The way the story goes, when I was 3 or 4, I was sitting on the toilet before bedtime when my sister made a comment to me about “being little”. My response was to say “me not little” and punch her in the nose. While my parents laugh about it today (and I’m sure were holding back their laughter when it happened), they must have made it a teachable moment.

circa-1982

Big sis and little sis – circa 1982

I don’t have memories of fighting with my sister. I remember playing teacher, doctor, and dress up.  We regularly choreographed gymnastics, dance, jump rope and roller skating routines to the tunes of Paula Abdul and Milli Vanilli. There were endless hours of swinging in our backyard while Chicago’s Greatest Hits played on the boombox. In our shared bedroom we had flashlight wars and talked under the covers when we were supposed to be sleeping.

Thinking fond thoughts of her little sister, always!

Thinking fond thoughts of her little sister, always!

As we got older, we partnered on 4-H projects and became two-time state fair speaking champions together. We played duets on the piano. We bought our first car together when I was 13 and she was 16. We were together the only time she ever ditched the car – bailed out by strangers and Uncle Bob. We were there for each other when the inevitable high school breakups happened. She hosted me at Baldwin-Wallace when she was in college for both classroom and extracurricular orientation.

All grown up!

All grown up!

Fast forward 15 years, two weddings, 2,000 miles, four apartments, three houses, multiple jobs and four children later and I am still proud of our sisterhood. Not only is my sister a loyal friend and hard worker, but also has a perspective on the world that many appreciate. I’m most proud of my sister for being a great example to her pre-teen boys. She posted the following on Facebook on November 9 based on the “morning after” discussion she had with them. I read this aloud to more people than I can count because it is beautiful and meaningful. This is how she has moved the spirit of sisterhood into motherhood.

Some kids are going to be sad, confused, hurt and scared today. Be a friend to them. In this house we don’t judge people by the color of their skin, who they love or how they worship. AND if I ever hear you say anything to the contrary, you will be grounded for the remainder of your time in this house. AND if I ever hear you say anything to the contrary after you leave this house, you will not be welcome here again.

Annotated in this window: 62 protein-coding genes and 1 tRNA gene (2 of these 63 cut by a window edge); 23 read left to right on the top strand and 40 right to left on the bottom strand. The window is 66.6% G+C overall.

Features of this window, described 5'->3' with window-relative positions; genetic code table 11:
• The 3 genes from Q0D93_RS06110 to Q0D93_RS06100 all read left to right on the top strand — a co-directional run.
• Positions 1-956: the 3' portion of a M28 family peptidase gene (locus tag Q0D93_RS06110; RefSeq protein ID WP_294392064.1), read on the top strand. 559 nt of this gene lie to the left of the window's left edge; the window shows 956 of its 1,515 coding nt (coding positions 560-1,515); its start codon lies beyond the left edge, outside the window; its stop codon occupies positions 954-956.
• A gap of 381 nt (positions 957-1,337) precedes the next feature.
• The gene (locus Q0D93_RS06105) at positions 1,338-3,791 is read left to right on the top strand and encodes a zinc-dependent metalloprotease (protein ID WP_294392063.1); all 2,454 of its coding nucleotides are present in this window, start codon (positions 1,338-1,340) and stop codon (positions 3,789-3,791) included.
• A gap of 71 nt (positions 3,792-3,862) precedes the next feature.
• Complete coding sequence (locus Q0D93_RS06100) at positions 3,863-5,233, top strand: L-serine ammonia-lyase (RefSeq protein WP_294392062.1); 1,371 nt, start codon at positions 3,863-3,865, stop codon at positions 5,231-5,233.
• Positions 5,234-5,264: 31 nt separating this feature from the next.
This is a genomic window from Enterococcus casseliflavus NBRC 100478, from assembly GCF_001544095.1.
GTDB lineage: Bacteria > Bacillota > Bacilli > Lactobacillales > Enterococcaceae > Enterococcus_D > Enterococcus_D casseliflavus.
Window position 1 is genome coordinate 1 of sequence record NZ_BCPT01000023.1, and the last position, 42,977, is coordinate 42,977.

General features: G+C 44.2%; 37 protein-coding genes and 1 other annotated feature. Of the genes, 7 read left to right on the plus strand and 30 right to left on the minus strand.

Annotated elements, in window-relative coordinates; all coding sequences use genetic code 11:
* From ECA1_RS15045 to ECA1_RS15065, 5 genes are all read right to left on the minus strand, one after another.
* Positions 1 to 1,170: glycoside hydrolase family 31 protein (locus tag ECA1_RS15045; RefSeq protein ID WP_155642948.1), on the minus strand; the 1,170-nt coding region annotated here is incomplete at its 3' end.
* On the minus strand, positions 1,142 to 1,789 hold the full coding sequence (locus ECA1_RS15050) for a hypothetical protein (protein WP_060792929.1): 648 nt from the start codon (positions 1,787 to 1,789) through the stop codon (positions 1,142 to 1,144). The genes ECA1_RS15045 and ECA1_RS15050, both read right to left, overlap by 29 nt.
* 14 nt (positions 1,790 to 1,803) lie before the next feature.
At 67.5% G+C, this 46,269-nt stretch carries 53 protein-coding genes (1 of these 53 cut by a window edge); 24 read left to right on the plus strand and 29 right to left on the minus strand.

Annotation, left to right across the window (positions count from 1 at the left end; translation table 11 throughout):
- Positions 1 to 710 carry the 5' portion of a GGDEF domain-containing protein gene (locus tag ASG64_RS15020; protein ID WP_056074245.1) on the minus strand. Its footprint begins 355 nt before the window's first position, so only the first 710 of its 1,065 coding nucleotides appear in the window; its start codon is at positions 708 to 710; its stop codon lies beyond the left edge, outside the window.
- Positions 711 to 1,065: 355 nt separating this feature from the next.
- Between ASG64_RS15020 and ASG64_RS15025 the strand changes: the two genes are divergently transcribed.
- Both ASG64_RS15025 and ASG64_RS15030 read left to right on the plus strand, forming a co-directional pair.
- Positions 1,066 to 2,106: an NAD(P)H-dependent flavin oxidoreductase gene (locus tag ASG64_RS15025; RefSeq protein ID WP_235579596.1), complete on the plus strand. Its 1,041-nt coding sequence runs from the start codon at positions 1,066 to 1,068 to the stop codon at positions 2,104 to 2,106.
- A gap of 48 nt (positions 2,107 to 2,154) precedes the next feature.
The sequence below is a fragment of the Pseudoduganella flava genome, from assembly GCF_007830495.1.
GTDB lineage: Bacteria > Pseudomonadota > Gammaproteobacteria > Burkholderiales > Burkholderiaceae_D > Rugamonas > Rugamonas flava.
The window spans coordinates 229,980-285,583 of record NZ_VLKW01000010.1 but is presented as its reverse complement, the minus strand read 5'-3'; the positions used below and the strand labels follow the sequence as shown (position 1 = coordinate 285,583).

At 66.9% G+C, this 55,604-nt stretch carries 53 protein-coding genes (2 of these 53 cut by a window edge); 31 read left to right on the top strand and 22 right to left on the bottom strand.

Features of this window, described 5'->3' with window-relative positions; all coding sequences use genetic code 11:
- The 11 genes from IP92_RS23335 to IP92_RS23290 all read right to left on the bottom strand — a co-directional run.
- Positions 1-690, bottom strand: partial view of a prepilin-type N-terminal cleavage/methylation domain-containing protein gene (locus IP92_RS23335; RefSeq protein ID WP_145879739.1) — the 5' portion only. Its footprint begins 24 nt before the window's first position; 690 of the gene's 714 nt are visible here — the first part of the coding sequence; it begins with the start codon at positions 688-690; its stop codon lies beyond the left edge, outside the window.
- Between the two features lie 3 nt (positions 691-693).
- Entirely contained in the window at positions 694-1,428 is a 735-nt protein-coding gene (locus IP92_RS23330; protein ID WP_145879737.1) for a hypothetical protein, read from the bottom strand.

Harsh words for a dark and hateful time. Hate starts somewhere. It stops at home. ~ Nicci Avalon

While my 4 and 7 year old daughters are shielded from the hate in our world for a while longer, we do have similar “me not little” incidents happening. To get ahead of sibling rivalry and fighting, we have instituted a family respect chart. Our goal as a family is to get to 100 points. We earn points by doing and saying nice things for one another. We lose points when we are disrespectful or unhelpful. Once we reach 100 points, we will do something fun as a family. It will likely involve ice cream and a trip to the mall. Hopefully it will evolve into love, respect and sisterhood.

Small Town Leadership Lesson: Sisterhood was as much a part of growing up in rural America as the county fair and country roads. We didn’t live on a cul-de-sac with other kids. We didn’t have play dates and endless activities. We had each other. Thank you, Nicci for teaching me more than you will ever know. And thank you, Mom and Dad, for instilling the values that have cemented our sisterhood.

How have your siblings made a difference to you? Today would be a good time to let them know!

Natalie

Natalie

Small Town Leadership Founder; Natalie believes everything she needed to know to succeed in her career she learned by growing up in a town of 600 people. As a Certified Professional Coach and award-winning public speaker, she helps her clients and audiences make wherever they are feel like a small town. She lives in Dublin, Ohio with her husband, Rob, a professor at Ohio State and two little girls.

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